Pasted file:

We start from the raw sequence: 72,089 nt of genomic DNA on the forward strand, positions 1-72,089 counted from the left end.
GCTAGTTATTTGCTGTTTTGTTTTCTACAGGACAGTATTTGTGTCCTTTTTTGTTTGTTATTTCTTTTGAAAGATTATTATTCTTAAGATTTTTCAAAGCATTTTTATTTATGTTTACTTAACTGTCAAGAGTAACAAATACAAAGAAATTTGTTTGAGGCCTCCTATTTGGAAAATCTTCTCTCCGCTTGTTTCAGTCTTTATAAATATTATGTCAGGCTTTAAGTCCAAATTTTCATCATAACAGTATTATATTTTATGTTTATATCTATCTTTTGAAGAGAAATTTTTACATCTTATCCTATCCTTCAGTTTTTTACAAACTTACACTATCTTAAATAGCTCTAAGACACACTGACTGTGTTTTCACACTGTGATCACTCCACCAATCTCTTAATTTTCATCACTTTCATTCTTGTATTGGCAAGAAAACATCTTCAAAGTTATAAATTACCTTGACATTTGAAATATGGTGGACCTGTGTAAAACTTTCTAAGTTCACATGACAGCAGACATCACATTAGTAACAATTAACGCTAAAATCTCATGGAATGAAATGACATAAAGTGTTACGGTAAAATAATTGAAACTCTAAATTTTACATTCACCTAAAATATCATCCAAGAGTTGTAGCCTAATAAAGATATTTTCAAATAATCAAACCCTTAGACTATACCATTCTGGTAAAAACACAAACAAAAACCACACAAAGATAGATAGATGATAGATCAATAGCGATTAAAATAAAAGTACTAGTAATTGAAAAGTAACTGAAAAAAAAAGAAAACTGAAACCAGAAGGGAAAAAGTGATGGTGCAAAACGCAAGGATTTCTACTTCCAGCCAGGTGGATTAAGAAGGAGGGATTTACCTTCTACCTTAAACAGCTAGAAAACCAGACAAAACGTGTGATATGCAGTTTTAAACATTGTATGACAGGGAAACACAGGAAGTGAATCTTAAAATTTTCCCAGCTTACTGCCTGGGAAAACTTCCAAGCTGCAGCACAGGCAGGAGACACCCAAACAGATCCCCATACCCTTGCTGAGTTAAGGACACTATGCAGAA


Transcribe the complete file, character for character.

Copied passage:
We start from the raw sequence: 72,089 nt of genomic DNA on the forward strand, positions 1-72,089 counted from the left end.
GCTAGTTATTTGCTGTTTTGTTTTCTACAGGACAGTATTTGTGTCCTTTTTTGTTTGTTATTTCTTTTGAAAGATTATTATTCTTAAGATTTTTCAAAGCATTTTTATTTATGTTTACTTAACTGTCAAGAGTAACAAATACAAAGAAATTTGTTTGAGGCCTCCTATTTGGAAAATCTTCTCTCCGCTTGTTTCAGTCTTTATAAATATTATGTCAGGCTTTAAGTCCAAATTTTCATCATAACAGTATTATATTTTATGTTTATATCTATCTTTTGAAGAGAAATTTTTACATCTTATCCTATCCTTCAGTTTTTTACAAACTTACACTATCTTAAATAGCTCTAAGACACACTGACTGTGTTTTCACACTGTGATCACTCCACCAATCTCTTAATTTTCATCACTTTCATTCTTGTATTGGCAAGAAAACATCTTCAAAGTTATAAATTACCTTGACATTTGAAATATGGTGGACCTGTGTAAAACTTTCTAAGTTCACATGACAGCAGACATCACATTAGTAACAATTAACGCTAAAATCTCATGGAATGAAATGACATAAAGTGTTACGGTAAAATAATTGAAACTCTAAATTTTACATTCACCTAAAATATCATCCAAGAGTTGTAGCCTAATAAAGATATTTTCAAATAATCAAACCCTTAGACTATACCATTCTGGTAAAAACACAAACAAAAACCACACAAAGATAGATAGATGATAGATCAATAGCGATTAAAATAAAAGTACTAGTAATTGAAAAGTAACTGAAAAAAAAAGAAAACTGAAACCAGAAGGGAAAAAGTGATGGTGCAAAACGCAAGGATTTCTACTTCCAGCCAGGTGGATTAAGAAGGAGGGATTTACCTTCTACCTTAAACAGCTAGAAAACCAGACAAAACGTGTGATATGCAGTTTTAAACATTGTATGACAGGGAAACACAGGAAGTGAATCTTAAAATTTTCCCAGCTTACTGCCTGGGAAAACTTCCAAGCTGCAGCACAGGCAGGAGACACCCAAACAGATCCCCATACCCTTGCTGAGTTAAGGACACTATGCAGAA